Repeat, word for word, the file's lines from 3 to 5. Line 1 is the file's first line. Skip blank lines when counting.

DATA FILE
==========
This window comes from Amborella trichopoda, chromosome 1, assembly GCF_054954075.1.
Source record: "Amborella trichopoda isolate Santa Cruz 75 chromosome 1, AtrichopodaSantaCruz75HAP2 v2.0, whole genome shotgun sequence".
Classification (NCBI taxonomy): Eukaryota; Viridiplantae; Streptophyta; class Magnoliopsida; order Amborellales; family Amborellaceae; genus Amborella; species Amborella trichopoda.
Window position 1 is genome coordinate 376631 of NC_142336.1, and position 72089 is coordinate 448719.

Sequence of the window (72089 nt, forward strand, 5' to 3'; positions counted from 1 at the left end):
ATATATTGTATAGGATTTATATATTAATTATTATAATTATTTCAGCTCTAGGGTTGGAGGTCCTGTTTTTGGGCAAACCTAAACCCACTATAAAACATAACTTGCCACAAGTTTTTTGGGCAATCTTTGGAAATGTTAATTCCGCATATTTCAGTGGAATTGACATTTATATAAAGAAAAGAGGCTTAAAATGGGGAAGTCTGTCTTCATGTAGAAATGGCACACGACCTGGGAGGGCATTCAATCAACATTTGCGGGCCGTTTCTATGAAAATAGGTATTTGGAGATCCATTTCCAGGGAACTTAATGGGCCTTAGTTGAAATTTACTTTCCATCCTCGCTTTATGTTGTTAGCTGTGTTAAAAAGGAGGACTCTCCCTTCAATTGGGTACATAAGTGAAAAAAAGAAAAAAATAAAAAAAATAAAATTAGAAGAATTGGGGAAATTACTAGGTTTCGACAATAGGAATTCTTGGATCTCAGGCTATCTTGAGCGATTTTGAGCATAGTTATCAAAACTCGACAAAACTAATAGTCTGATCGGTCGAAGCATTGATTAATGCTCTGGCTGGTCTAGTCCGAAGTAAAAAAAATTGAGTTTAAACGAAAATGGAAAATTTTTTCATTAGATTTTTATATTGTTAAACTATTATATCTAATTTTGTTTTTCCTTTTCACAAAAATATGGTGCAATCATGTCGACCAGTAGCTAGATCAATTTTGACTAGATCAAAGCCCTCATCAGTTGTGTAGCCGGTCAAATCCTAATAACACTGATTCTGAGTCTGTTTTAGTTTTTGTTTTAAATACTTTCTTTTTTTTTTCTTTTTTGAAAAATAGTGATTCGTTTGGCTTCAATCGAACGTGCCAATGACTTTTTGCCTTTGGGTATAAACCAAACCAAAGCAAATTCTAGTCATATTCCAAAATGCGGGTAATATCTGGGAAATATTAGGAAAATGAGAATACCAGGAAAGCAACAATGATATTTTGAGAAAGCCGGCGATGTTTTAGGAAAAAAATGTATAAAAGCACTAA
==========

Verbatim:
Classification (NCBI taxonomy): Eukaryota; Viridiplantae; Streptophyta; class Magnoliopsida; order Amborellales; family Amborellaceae; genus Amborella; species Amborella trichopoda.
Window position 1 is genome coordinate 376631 of NC_142336.1, and position 72089 is coordinate 448719.

Sequence of the window (72089 nt, forward strand, 5' to 3'; positions counted from 1 at the left end):